They say losing a child is one of the most painful things you can experience. I have two adult children, and even now I would do anything for them. I hate to see them in any pain. I would eagerly give my own life so they could live, like donating two kidneys, one for each, at the same time. The pain of living life with one of them gone is something I'd rather not do. So giving my life so they could live would for me be a bargain.

Parents understand this type of strong love. Some children never get a chance to experience it. But you can if you choose to.

When Jesus died, I see a parent's love, which may sound confusing. Let me explain. In the Bible, there was an incident where a dear friend of Jesus named Lazarus died. Usually the emphasis is on Jesus raising Lazarus from the dead. But I place real weight on the fact that Jesus wept. Weeping comes from strong love.

It's my view that in that moment, God experienced something, through Jesus, that was unique: strong human love and the pain that can come with it. Can you imagine this, our Creator, coming head to head with this pain? Soon after this, Jesus was determined to go to Jerusalem. Anyone with half a brain could see this was suicide, but Jesus went anyway. What motivated him?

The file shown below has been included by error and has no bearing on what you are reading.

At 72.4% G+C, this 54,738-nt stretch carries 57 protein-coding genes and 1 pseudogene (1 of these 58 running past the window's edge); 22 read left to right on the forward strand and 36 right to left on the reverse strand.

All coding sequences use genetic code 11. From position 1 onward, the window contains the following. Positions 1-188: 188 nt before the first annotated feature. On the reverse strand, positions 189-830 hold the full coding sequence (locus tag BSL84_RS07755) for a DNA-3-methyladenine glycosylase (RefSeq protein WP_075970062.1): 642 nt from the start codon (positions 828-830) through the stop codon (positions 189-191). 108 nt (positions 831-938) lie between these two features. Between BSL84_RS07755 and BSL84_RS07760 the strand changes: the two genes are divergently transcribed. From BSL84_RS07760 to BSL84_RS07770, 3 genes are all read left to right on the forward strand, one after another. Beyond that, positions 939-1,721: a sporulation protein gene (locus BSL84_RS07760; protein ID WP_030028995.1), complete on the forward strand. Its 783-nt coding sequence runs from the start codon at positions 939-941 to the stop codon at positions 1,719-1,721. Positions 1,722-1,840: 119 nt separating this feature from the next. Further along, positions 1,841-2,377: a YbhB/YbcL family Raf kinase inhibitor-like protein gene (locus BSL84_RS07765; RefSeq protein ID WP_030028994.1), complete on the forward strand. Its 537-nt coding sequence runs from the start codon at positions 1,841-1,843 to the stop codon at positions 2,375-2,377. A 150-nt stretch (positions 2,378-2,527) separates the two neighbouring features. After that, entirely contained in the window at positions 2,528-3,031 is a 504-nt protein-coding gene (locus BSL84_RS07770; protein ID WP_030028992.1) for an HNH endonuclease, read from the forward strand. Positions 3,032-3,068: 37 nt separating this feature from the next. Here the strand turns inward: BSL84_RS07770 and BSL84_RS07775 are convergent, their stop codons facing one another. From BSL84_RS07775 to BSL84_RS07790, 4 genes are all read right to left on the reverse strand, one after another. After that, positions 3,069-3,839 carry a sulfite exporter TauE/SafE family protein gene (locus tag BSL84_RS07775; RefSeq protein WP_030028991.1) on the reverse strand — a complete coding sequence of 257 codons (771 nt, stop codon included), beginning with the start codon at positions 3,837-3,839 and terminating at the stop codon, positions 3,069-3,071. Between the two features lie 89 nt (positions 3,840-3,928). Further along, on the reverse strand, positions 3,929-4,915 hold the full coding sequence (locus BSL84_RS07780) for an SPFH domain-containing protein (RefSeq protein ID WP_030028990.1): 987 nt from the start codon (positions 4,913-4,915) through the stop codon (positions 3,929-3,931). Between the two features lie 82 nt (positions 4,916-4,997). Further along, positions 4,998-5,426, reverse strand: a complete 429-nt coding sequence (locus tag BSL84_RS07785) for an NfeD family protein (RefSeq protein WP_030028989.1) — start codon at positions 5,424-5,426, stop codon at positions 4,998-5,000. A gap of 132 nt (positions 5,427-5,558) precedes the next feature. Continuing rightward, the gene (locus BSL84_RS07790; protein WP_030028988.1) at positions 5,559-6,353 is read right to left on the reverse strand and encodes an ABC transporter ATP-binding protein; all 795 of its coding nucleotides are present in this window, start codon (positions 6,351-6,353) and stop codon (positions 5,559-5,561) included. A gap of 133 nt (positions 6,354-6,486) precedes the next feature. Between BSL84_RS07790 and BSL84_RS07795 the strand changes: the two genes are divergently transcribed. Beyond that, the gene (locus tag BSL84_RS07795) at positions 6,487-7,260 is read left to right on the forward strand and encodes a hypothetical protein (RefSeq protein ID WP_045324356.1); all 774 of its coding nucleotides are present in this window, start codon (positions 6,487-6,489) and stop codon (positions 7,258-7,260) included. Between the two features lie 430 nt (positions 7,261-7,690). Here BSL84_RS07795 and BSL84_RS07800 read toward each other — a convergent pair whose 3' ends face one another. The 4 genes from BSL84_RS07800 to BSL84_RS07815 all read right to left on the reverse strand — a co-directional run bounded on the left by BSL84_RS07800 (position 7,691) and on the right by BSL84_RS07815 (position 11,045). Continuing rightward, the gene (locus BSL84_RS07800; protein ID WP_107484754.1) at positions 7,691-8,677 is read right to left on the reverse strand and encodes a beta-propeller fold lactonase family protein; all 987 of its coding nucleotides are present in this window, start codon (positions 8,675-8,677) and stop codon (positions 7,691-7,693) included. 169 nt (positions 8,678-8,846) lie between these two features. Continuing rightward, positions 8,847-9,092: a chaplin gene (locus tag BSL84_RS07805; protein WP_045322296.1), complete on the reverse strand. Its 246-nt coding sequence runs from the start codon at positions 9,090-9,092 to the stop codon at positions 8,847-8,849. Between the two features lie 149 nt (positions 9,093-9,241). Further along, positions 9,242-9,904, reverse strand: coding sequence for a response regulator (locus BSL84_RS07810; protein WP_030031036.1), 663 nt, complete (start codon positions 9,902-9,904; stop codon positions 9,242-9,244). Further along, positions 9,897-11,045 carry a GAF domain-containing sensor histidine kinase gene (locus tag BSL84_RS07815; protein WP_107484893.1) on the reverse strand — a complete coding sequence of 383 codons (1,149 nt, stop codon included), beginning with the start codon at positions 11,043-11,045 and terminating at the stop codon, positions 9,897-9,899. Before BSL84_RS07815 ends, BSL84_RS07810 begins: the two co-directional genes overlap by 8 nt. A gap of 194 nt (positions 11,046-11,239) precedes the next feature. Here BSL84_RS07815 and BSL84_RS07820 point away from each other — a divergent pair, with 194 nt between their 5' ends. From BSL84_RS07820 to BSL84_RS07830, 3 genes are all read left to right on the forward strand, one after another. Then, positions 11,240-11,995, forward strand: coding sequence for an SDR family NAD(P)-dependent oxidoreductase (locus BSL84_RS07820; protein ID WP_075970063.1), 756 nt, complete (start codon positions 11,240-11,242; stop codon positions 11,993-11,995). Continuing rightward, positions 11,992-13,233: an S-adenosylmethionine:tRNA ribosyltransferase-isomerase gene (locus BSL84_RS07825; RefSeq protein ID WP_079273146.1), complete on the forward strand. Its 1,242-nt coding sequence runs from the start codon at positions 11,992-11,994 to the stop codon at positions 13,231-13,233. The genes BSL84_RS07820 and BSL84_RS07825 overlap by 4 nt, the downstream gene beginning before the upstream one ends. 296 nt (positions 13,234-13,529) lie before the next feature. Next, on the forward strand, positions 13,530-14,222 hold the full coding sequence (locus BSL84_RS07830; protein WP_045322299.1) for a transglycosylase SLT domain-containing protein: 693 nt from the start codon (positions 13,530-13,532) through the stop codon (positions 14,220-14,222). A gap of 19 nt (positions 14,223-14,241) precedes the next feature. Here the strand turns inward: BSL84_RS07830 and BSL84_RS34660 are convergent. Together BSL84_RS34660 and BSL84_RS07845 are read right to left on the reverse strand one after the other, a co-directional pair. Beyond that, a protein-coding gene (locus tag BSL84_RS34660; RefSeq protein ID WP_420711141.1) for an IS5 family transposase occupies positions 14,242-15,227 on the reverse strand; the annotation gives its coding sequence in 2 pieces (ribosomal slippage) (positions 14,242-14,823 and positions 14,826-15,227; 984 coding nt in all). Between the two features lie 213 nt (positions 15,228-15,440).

I think the painful experience with Lazarus did a number on God. So He, through Jesus, determined to save us from the pain of life, just like a parent would: out of love, dying for us, His children.

Well what good did that do?

To the Jewish culture at the time, this can easily be interpreted as a sacrifice.  But even to non-Jews, if we think about it, we can understand that God intended for us to show us love, then through the Resurrection, hope. There is hope to be found in the symbolic example of conquering pain and even death, but there is also love shown by God demonstrating this to us personally, humanly, through the experience of Jesus.

God was no longer the parent of discipline and and justice, He was revealed as the parent of love and hope. Regardless of our spiritual leaning, I think we can understand these very human motivations.

To me, it eventually makes sense. But you have to be human to really understand it. Many Christians haven't emotionally thought this out so explicitly, but evidently many of them have a deep emotional response at a non-verbal level.

Emotions are primitive, dangerous to the purely intellectual scientist. But the reality is that as humans, we are both emotional and thinking, rational beings. God speaks to us at both levels. At a human level. And like children, some of us get it, and some of us don't, or maybe finally do after years of pain and misunderstanding.

God loves us like a parent loves his or her children. He proved it, by example and yes, sacrifice,
to show us the way to love, hope, and triumph.